Materials and Methods
This was a cross-sectional study. All patients who attended our outpatient department between July 1999 and July 2000 were eligible to be considered for the study provided they fulfilled the inclusion and exclusion criteria detailed below.
- Patients between 35 and 50 yrs of age.
- Best corrected visual acuity of 6/6, J1 in both eyes.
- Any ocular pathology including cataract ³ grade NO1, NC1, C1, P1 according to LOCS III cataract classification system.10
- Spherical corrections of more than 6.00 Dsph of hypermetropia or myopia.
- Cylindrical correction of more than 0.75 Dcyl.
- History of diabetes mellitus, ocular trauma, childhood diphtheria, glaucoma, retinal photocoagulation and uveitis.
- History of prolonged use of topical cycloplegics, phenothiazines, tricyclic antidepressants and anti vertigo drugs.
An emmetropic eye was defined as one in which the spherical correction is less than or equal to ± 0.25 diopter after undilated retinoscopy and subjective refraction. Hypermetropia was defined as any eye with a spherical correction of more than or equal to + 0.50 diopter. Myopic eyes were those with a spherical correction of more than or equal to - 0.50 diopter. The completed age in years was taken for age calculation. The best-corrected visual acuity was obtained after undilated retinoscopy and subjective refraction. A duochrome test was done for all patients to prevent over or under correction for distance.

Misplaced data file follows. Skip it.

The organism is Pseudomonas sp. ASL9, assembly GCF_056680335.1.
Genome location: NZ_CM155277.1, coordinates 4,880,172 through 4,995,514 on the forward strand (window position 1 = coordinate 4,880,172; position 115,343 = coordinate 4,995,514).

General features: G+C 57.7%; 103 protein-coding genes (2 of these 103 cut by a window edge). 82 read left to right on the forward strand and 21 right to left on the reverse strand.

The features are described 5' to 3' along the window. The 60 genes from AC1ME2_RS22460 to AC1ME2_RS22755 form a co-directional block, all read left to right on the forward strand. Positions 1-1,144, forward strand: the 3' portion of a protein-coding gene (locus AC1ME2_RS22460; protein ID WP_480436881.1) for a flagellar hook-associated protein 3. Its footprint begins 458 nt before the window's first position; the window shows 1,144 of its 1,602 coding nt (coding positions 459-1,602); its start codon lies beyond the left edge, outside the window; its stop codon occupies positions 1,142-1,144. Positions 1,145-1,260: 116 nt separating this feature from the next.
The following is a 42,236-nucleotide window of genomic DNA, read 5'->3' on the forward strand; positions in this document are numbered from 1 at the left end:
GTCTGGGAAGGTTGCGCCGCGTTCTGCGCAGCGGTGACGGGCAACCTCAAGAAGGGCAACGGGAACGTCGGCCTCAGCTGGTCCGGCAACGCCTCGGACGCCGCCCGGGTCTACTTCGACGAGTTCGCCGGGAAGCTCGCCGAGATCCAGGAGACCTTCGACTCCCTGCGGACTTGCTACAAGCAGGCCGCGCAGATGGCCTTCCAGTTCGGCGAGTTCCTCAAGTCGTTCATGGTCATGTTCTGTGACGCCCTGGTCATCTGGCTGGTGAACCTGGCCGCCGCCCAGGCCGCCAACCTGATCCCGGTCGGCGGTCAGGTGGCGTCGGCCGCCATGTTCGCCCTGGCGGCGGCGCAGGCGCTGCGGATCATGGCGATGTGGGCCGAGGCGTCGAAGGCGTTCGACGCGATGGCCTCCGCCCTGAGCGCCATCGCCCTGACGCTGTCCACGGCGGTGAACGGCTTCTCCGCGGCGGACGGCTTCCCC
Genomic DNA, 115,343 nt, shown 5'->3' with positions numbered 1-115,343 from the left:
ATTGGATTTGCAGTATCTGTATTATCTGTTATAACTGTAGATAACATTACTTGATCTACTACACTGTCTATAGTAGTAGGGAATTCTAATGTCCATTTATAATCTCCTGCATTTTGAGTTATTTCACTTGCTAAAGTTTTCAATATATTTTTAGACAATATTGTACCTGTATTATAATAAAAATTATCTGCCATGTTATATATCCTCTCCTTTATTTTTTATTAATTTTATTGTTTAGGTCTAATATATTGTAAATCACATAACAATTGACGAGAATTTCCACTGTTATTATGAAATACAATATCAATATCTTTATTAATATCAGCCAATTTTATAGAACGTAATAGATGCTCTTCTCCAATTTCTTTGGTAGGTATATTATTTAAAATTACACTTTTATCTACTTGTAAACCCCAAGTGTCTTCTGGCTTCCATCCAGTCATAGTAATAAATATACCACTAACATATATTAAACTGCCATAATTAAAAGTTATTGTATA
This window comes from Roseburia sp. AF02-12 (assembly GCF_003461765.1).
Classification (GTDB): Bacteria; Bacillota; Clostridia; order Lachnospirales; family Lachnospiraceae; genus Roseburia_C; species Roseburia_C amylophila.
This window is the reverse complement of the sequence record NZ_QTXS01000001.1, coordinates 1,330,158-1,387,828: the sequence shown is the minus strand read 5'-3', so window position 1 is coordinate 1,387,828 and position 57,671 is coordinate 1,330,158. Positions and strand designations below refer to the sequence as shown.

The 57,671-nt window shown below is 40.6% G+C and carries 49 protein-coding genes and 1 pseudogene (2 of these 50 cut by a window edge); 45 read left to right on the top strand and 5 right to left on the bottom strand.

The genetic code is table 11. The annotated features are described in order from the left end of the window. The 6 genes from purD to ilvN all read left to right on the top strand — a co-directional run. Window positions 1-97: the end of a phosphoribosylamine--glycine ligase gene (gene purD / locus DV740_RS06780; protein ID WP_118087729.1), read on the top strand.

A complete ophthalmic examination was done for all patients. All patients were examined before 11:00 a.m. With full distance correction in the trial frame placed at 15 mm from the eye, the near point of accommodation (NPA) was measured, one eye at a time, using an RAF rule. The NPA was measured with the patient trying to read the smallest letter (N5) on the RAF rule target. With the RAF rule in place the target was moved from 50 cm to the point where the last line became slightly blurred. Then the target was slowly pushed back till the last line was just clearly read. This point was taken as the near point of accommodation. No correction for interpupillary distance was attempted because the correction factor was too small to make any significant difference in the dioptric value of amplitude in this age group. If the NPA was more than 50 cm, a +1.00 D spherical lens was added to the trial frame and the near point measured again. The actual NPA was calculated mathematically from this value. Reciprocal of the NPA in metres is the amplitude of accommodation (AA).